- Man delighted to find 30-year-old computer still works Sunday 5:32 PM
- Report: Google used shell companies to build data centers, obtain tax breaks Sunday 3:38 PM
- Grammy winner Kacey Musgraves spoiled ‘RuPaul’s Drag Race All Stars 4’ Sunday 2:24 PM
- Conservatives feel vindicated by new developments in Jussie Smollett case (updated) Sunday 12:19 PM
- Don Cheadle made important fashion choices on ‘SNL’ Sunday 9:47 AM
- Why the Twitter left loves to dunk on Max Boot Sunday 6:30 AM
- How to watch ‘Last Week Tonight with John Oliver’ online for free Sunday 6:30 AM
- How to stream Francis Ngannou vs. Cain Velasquez for free Sunday 6:00 AM
- How to stream the 2019 Daytona 500 for free Sunday 5:50 AM
- 7-year-old YouTuber to get his own show on Nickelodeon Saturday 5:30 PM
- ‘Hipster’ jobs are trending, and Indeed says the market is booming Saturday 3:33 PM
- Trump meme removed after copyright complaint Saturday 2:15 PM
- Facebook pushes back against moderators complaining about ‘Big Brother’ environment Saturday 12:46 PM
- Twitter hid post from an account linked to Iran’s Supreme Leader Saturday 10:17 AM
- How to stream Leo Santa Cruz vs. Rafael Rivera for free Saturday 8:00 AM
Dating app Lulu adds a chat feature but gives women the power to start conversations
The app wants to turn the Tinder model on its head
The ladies behind Lulu have added a chat feature—and they’re putting all the power in the hands of their female users. If all goes according to plan, this could revolutionize online dating and turn the visuals-first patriarchy of apps like Tinder on its head.
You may already be familiar with Lulu, a lady-centric app that allows users to create reviews that dish the dirt on rotten guys and shower the good ones with praise-laden hashtags like #SexualPanther and #DoesHisOwnLaundry.
Up until now, the app functioned mostly as a resource. It was a reference tool ladies could turn to for extra info on potential mates, and then, following a gradual evolution and some key updates, a self-assessment system for curious dudes who wanted to know how they were faring with the ladies.
Co-founder Alison Schwartz told the Daily Dot, “We started with the Lulu review—the idea of putting the good guys out there for other women to discover and having a resource for women to look up a guy when you need to…but our users told us that they wanted to connect more with people on the platform.”
“Truth bombs were the first opportunity to have this interactive experience,” said Schwartz, ‘and we saw a huge increase in our male users—guys massively increased the number of truth bombs they were creating to increase their chances of interacting with women through the app.”
Truth bombs are blurbs that a user, male or female, can post to interact with the Lulu community. Male users, however, can only comment on their own truth bombs. This keeps the power of the conversation in the women’s hands and maintains the lady-centric tone of the app.
The truth bomb section of the app reads like a message board. It’s reminiscent of the earlier days of online communication. Users are anonymous and the conversation ranges from racy and flirtatious to genuinely open and vulnerable.
But Lulu’s most recent update is a real game-changer. Rather than men casting bait and seeing who nibbles, the chat feature requires female users to initiate the conversation. That means ladies get to make the first move. That’s right ladies, if you choose to do so, you can talk to those highly-rated dudes in real time—you get to do so anonymously.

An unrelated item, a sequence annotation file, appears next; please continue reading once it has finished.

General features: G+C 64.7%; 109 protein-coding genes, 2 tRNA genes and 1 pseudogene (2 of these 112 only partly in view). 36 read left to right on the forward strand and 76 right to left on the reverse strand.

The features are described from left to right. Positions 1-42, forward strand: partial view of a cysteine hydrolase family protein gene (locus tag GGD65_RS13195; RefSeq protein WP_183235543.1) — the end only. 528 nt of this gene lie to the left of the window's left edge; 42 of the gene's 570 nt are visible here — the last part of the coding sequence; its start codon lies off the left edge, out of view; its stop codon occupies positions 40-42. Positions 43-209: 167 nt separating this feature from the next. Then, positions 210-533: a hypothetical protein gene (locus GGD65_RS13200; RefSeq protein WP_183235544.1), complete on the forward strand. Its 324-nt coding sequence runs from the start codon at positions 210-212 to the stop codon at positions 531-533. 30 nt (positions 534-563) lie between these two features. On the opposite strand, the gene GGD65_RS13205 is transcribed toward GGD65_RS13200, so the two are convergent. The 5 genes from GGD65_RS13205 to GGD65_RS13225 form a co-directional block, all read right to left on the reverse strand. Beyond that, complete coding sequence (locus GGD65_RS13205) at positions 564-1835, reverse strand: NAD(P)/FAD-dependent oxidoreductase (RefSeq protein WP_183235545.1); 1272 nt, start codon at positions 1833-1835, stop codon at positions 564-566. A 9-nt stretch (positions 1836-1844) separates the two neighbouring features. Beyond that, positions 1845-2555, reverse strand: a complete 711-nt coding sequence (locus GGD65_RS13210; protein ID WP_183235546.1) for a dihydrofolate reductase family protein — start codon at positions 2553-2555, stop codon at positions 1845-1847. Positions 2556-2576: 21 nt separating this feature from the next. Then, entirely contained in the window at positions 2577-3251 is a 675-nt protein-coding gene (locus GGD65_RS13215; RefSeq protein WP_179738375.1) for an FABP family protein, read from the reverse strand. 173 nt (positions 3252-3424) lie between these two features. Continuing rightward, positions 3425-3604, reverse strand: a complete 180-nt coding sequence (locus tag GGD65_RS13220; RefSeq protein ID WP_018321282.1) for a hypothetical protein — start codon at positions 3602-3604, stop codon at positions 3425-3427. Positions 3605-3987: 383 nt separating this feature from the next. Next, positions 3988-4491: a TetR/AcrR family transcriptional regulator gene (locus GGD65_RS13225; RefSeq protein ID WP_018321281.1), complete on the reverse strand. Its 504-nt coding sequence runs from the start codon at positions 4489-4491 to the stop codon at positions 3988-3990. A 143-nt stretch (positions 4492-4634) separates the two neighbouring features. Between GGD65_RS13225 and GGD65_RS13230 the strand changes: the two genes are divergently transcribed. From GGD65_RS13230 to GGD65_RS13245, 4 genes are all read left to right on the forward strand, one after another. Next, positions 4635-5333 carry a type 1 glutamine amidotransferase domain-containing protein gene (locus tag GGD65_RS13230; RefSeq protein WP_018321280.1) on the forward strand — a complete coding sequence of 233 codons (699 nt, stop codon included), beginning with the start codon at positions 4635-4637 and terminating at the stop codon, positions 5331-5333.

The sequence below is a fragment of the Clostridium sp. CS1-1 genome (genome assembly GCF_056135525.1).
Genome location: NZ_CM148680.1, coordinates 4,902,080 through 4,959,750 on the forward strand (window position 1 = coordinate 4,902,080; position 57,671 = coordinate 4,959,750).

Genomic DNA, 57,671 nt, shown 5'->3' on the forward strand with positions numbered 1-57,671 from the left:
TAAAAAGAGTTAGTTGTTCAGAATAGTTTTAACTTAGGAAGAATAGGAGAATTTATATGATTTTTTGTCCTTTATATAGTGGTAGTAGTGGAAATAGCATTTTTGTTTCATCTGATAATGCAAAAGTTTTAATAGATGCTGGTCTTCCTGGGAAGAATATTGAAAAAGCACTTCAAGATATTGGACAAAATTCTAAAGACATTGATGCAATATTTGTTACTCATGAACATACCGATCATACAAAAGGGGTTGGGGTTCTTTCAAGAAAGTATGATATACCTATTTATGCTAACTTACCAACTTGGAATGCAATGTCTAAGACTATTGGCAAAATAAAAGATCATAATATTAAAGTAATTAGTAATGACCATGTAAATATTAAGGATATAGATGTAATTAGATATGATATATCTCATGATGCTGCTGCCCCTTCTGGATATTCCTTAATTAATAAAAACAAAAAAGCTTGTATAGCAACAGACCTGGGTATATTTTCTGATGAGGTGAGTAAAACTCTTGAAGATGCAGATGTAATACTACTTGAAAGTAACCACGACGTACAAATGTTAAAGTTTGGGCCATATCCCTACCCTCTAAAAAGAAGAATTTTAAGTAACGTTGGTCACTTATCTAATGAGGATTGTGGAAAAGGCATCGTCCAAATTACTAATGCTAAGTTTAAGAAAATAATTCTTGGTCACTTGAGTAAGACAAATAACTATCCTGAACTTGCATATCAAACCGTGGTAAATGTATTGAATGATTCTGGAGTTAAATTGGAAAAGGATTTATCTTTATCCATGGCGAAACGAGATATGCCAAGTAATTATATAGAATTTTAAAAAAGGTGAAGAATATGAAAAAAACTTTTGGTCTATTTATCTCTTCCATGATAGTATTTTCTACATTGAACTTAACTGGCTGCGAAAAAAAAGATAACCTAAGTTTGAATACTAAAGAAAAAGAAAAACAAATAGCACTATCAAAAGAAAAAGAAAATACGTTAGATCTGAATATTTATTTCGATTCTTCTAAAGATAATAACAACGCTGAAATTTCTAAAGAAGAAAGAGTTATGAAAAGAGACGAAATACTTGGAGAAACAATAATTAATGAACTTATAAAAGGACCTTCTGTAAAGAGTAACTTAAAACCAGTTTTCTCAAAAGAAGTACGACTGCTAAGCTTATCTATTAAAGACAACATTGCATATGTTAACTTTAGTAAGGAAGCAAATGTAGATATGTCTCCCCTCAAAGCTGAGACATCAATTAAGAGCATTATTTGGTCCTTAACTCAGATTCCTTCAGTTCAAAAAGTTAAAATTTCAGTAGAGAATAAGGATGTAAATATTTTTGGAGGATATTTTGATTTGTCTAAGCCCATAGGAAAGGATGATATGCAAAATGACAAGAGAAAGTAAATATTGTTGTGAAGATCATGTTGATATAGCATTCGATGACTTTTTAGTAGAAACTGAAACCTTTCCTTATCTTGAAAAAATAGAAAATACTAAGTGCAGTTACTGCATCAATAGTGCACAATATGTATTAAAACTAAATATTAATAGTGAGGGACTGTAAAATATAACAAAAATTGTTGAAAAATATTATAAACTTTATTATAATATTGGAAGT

If that sounds unusual, it is. The all-female team behind Lulu wants the app to be safe for female users. They’re aware of how quickly online dating app conversations turn creepy and aggressive, and they’re hoping to create something distinctly different from that.
Of course, if you do establish a connection with a guy on Lulu and you want to reveal your identity, you can at whatever pace you choose. The app automatically assigns you an alias, and there’s a photo feature built in for users who want to send flirtatious pictures. The chat feature also offers links that let you: review the guy you’re chatting with; end the conversation and delete it from both your histories; and end the conversation, erase the histories, and report abuse.
“With other apps there’s no accountability and we see all this bad behavior,” Schwartz said, “but here the accountability is built in because you can immediately review the guy you just spoke to.”
Schwartz believes the chat feature can inspire a real shift in the way women and men date online. “It means there’s a slow build and with that comes an investment of time and energy and effort,” she said. “And once you put that in you have more vested…when and if you connect you’re going to put in more.”
Will women embrace the chat feature as readily as men embraced the truth bombs? Time will tell.
The most interesting feature of Lulu remains the way it empowers women to share information. The Daily Dot asked Schwartz if the company might expand the app in the future to include forums where women could share information about a variety of topics.
“Absolutely,” said Schwartz. “Girl talk is valuable. It’s nourishing, not only emotionally, it’s financially empowering when women share information and we want to help women share their experiences and make better decisions.”
Screengrab via Lulu App/YouTube
Nayomi Reghay is a frequent contributor to the Daily Dot, covering body positivity, feminism, sex, relationships, and gender. She is also the author of the advice column “Swipe This!” A former New York Teaching Fellow, her writing has been featured in Reductress, Rolling Stone, Mic, Someecards, and more.